At the center of a thermal cracking process is the pyrolysis furnace. This furnace comprises a fire box through which runs an array of tubing. This array may be a set of straight tubes fed from a manifold, but frequently is a serpentine array of tubing. In either case, the array is composed of lengths of tubes and fittings that may total several hundred meters in length. The array of tubing is heated to a carefully monitored temperature by the fire box. A stream of gaseous feedstock is forced through the heated tubing under pressure and at a high velocity, and the product is quenched as it exits.

For olefin production the feedstock is frequently diluted with steam. The mixture is passed through the tubing array, which is operated at a temperature greater than 650° C. During this passage, a carboniferous residue, which is extremely durable and difficult to remove, forms and deposits on the interior walls of the tubing and fittings. The carbon residue appears initially in fibrous form on the walls. This type of filamentous coke grows in long threads, that is believed due to a catalytic reaction with nickel and iron in the metal alloy of the tubes. The fibrous carbon appears to form a mat on the interior walls of the tubes. A second type of amorphous coke forms in the gas phase and plates out from the gas stream. The fibrous carbon mat traps the secondary pyrolitic-coke particles that formed in the gas, resulting in a build-up of a dense, coke deposit on the tube walls. This build up of coke in the tubes dramatically shortens their useful life. The coke deposits clog the tubes after only a couple of weeks use. Consequentially, the chemical processing plants currently must either replace the corroded tubing or decoke the tubes, both of which may entail shutting down the chemical processing, and can cost the industry both valuable time and money to restart plant operations, as will be discussed more fully below.

Generally, when referring to coke deposition, the metal surfaces of the cracking tubes that are in contact with the feed stream and the metal surfaces of the heat exchangers that are in contact with the gaseous effluent are the areas affected. It should be recognized, however, that coke may form on connecting conduits and other metal surfaces which are exposed to hydrocarbons at high temperatures. Therefore, the term “metals” will be used hereinafter to refer to all metal surfaces in a thermal cracking process which are exposed to hydrocarbons and subject to coking.

The problem of carbon deposits forming on the interior surfaces of furnace tubes during the thermal cracking of hydrocarbons, such as ethylene, is one of long standing. Coking restricts the flow of the gaseous stream of reaction materials. But more importantly, the coke can act as a thermal insulator. Thermal insulating effect of the carbon build-up on the tube walls limits the process efficiency of the furnace to heat the gaseous stream. To maintain through-put of the hydrocarbon stream passing through the furnace, workers are forced to compensate by continuously raising the temperature of the fire box so that sufficient heat penetrates the tubing and maintains a steady temperature. The temperature of the tube outerwall continuously increases. Ultimately, a point is reached when the coke build-up is so severe that the tube skin temperature cannot be raised any further and the fire box and tubes reach temperatures where operations must discontinue or risk damage to the machinery. A shutdown of the furnace coils is then needed to remove the carbon deposit in a procedure called decoking, whereby the coke deposit is burned off. The decoking operation is necessary once every 10 to 90 days, and typically lasts for 24 to 96 hours, for light feed stock furnaces, and considerably longer for heavy feed stock operations.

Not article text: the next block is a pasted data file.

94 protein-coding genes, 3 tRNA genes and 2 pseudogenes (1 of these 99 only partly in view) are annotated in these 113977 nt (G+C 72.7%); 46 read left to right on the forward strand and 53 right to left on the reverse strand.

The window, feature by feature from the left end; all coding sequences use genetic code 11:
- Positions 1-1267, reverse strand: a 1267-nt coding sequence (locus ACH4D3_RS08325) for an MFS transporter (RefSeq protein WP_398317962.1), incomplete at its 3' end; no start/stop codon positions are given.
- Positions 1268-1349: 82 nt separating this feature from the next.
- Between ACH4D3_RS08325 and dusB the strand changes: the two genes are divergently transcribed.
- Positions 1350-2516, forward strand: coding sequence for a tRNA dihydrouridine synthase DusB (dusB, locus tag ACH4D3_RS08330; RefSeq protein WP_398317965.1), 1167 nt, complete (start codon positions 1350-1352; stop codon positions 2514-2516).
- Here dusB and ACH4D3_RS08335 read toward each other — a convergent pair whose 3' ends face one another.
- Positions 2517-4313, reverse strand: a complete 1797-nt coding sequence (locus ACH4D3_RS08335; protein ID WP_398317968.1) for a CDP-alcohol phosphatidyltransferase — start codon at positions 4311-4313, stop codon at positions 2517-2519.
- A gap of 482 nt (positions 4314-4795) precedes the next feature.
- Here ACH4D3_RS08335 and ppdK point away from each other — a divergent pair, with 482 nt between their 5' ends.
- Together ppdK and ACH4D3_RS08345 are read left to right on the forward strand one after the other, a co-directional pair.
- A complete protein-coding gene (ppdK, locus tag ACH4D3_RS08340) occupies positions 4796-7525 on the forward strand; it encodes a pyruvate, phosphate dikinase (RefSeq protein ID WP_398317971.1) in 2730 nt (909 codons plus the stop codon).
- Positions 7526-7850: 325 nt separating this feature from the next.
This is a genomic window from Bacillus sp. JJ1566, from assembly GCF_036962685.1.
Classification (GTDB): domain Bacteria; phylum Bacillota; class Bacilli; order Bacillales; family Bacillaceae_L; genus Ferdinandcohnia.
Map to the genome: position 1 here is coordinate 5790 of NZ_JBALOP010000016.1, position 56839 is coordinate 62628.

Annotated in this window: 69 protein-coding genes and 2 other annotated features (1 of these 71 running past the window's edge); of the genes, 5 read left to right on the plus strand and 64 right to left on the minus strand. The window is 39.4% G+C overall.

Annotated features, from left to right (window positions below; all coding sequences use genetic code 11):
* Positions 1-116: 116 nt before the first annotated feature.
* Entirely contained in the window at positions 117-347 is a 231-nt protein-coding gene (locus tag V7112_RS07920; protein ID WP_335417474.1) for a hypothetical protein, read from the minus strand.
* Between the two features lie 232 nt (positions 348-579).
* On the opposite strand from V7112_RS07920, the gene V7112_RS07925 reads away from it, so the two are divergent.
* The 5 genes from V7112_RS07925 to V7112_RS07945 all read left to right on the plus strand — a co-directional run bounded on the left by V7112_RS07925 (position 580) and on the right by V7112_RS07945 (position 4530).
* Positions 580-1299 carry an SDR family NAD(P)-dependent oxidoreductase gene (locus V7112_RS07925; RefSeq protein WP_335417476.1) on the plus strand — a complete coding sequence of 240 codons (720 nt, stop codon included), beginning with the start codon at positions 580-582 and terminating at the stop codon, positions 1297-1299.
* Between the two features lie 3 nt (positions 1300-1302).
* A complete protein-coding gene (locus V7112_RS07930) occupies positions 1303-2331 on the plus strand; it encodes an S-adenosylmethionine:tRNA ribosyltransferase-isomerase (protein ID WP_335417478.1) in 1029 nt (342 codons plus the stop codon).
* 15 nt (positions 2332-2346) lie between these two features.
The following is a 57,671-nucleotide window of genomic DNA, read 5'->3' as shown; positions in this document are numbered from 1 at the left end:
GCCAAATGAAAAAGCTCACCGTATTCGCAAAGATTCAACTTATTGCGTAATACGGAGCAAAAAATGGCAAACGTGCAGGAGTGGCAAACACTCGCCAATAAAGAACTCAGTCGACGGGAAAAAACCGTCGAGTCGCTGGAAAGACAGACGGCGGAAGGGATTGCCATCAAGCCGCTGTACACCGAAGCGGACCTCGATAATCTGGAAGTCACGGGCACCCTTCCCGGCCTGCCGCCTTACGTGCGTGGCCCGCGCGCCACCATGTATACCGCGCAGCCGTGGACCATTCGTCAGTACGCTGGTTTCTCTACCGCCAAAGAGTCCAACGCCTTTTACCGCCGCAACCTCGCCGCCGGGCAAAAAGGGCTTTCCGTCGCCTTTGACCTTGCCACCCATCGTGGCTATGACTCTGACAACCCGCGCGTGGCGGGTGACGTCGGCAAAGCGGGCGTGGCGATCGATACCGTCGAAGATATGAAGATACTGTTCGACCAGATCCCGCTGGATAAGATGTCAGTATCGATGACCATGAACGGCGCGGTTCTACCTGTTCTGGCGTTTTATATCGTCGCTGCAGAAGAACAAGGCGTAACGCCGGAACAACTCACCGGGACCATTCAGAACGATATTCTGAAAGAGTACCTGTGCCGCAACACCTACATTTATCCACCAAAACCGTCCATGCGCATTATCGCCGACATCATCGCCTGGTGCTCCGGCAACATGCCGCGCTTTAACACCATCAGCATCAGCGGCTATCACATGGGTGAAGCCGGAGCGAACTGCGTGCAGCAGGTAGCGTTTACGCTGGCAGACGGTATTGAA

During the decoking operation, no marketable production takes place, which means a major economic loss. Moreover, another effect of carbon formation on metal tubing in the cracking furnace impacts safety. The decoking process degrades tubes at an accelerated rate, leading to a shorter useful lifetime. In addition to the inefficiencies, discussed above, the formation of coke also leads to accelerated carburization and other forms of corrosion and erosion of the tube innerwall.